Decades of clinical research in patients with solid tumors have demonstrated that complete and durable tumor regressions are rare. Indeed the clinical experience with chemotherapy for most solid tumor malignancies indicates that dose-escalation or high-dose chemotherapy does not result in an improvement in patient progression-free or overall survival (1
). The classical theories that explain this apparent lack of benefit posit the existence of drug-resistant tumor stem cells and/or intrinsic and/or induced tumor cell resistance. These cells eventually regrow within the tumor bed or at distant metastatic sites (5
One tumor pathway that may allow for these cells to sense, and respond to, xenochemicals is signaling via the xenobiotic nuclear receptors (e.g., pregnane X receptor/SXR [PXR/SXR], CAR, LXR, farnesol X receptor [FXR], VDR) (8
). A receptor in this family, the PXR (also known as SXR, PAR, PRR, or NR1I2), is unique in that it is activated by a diverse array of xenochemicals, including chemotherapies (e.g., paclitaxel, tamoxifen) and naturally occurring endocrine disruptors (e.g., bisphenol A, organochlorine pesticides, methoxychlor, and benzophenone) (9
). This promiscuous xenosensor plays a central role in regulating liver and gastrointestinal drug metabolism. However, PXR is widely expressed in many different tissues and tumors (e.g., colon, breast, and ovary) (15
). In search of tissue-specific functions of PXR, we previously demonstrated that PXR activation induces ovarian cancer cell proliferation and drug resistance (20
). While several molecular mechanisms promote this phenotype, recent work indicated that, like the FXR, PXR might also regulate FGF19 expressions in the intestines (21
). The importance of this observation with regards to cancer is that FGF19 transgenic mice develop hepatocellular carcinoma, and abrogation of FGF19 signaling inhibits colon cancer xenograft growth (24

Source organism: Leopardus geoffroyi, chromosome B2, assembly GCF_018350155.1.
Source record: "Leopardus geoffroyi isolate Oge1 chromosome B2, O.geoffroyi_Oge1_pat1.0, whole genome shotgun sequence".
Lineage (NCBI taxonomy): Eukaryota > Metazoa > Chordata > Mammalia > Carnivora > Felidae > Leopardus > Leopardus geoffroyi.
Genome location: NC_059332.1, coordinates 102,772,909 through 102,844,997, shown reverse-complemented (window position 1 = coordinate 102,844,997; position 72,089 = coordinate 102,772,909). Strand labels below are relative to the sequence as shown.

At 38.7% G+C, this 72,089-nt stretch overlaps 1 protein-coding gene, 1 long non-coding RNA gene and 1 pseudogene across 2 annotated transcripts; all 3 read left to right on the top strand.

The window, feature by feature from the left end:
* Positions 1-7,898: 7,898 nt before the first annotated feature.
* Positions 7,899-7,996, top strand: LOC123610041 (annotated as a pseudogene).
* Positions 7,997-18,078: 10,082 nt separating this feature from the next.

). FGF19, FGF21, and FGF23 comprise the endocrine-acting branch of FGF family, which requires α/βklotho coreceptors to activate their cognate FGF receptors (FGFRs). FGF19 signals mainly through FGFR4 in a βklotho-dependent fashion and induces multiple intracellular pathways, including MAPK and STATs (25
). Unlike FGF21 and FGF23, which are strictly coreceptor dependent, FGF19 has also the ability to activate FGFR4 in the absence of βklotho. Indeed, FGFR4 expression has been tied to cancer growth and drug resistance (25
A more controversial area of research is the extent to which environmental xenotoxins play a role in determining human cancer outcomes. Since incurable cancer, which afflicts over 450 persons per 100,000 annually, is a growing health epidemic, it is important to establish a relationship between environmental xenogens (i.e., endocrine disruptors) and cancer (30
). Indeed, recent studies on this subject indicate a growing correlation between high exposure to endocrine disruptors (e.g., bisphenol A, xenoestrogens, polycyclic aromatic hydrocarbons) and cancer risk or drug response (13
). The question is particularly relevant given that recent developments in cancer drug therapy (e.g., targeted therapy) are markedly improving survivability. Simultaneously, over the last several decades, our burden of environmental xenotoxins has increased substantially. Recent work implicates several xenogens in cancer cell growth and drug resistance (13
). Indeed, the molecular pathways governing the tissue-specific phenotypes mediated by chronic exposure to endocrine disruptors are varied, and it is clear that some important effects are mediated via nuclear receptors.
In the current study, we tested the link between PXR-mediated tumor cell growth and the regulation of FGF signaling. Specifically, we show that PXR regulated FGF19 expression in colon cancer cells but not in intestinal crypt cells through direct repeat 3–specific (DR3-specific) transcriptional activation of the FGF19 promoter. Strategies to ablate FGF19 signaling prevented PXR-mediated colon tumor growth. Our results have far reaching implications that may mechanistically tie environmental xenogen exposure with cancer drug therapy response and survival.